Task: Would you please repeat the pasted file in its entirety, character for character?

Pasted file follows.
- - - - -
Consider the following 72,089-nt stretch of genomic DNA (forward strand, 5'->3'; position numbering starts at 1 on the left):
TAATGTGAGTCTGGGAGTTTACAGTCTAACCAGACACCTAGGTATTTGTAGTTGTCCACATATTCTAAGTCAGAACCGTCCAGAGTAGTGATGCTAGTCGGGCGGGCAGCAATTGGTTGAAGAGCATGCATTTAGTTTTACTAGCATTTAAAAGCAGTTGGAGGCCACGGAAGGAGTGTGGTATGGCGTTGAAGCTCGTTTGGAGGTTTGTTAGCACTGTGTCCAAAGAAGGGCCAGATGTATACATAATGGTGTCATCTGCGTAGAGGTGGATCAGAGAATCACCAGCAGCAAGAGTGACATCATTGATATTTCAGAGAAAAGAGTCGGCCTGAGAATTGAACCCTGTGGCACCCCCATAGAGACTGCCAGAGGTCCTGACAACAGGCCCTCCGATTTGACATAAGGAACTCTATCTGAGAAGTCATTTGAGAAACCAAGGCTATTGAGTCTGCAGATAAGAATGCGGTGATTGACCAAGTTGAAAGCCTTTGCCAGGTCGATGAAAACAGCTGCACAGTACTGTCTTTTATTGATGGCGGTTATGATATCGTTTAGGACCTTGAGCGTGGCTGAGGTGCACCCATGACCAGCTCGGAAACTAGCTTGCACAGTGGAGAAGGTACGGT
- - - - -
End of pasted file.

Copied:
Consider the following 72,089-nt stretch of genomic DNA (forward strand, 5'->3'; position numbering starts at 1 on the left):
TAATGTGAGTCTGGGAGTTTACAGTCTAACCAGACACCTAGGTATTTGTAGTTGTCCACATATTCTAAGTCAGAACCGTCCAGAGTAGTGATGCTAGTCGGGCGGGCAGCAATTGGTTGAAGAGCATGCATTTAGTTTTACTAGCATTTAAAAGCAGTTGGAGGCCACGGAAGGAGTGTGGTATGGCGTTGAAGCTCGTTTGGAGGTTTGTTAGCACTGTGTCCAAAGAAGGGCCAGATGTATACATAATGGTGTCATCTGCGTAGAGGTGGATCAGAGAATCACCAGCAGCAAGAGTGACATCATTGATATTTCAGAGAAAAGAGTCGGCCTGAGAATTGAACCCTGTGGCACCCCCATAGAGACTGCCAGAGGTCCTGACAACAGGCCCTCCGATTTGACATAAGGAACTCTATCTGAGAAGTCATTTGAGAAACCAAGGCTATTGAGTCTGCAGATAAGAATGCGGTGATTGACCAAGTTGAAAGCCTTTGCCAGGTCGATGAAAACAGCTGCACAGTACTGTCTTTTATTGATGGCGGTTATGATATCGTTTAGGACCTTGAGCGTGGCTGAGGTGCACCCATGACCAGCTCGGAAACTAGCTTGCACAGTGGAGAAGGTACGGT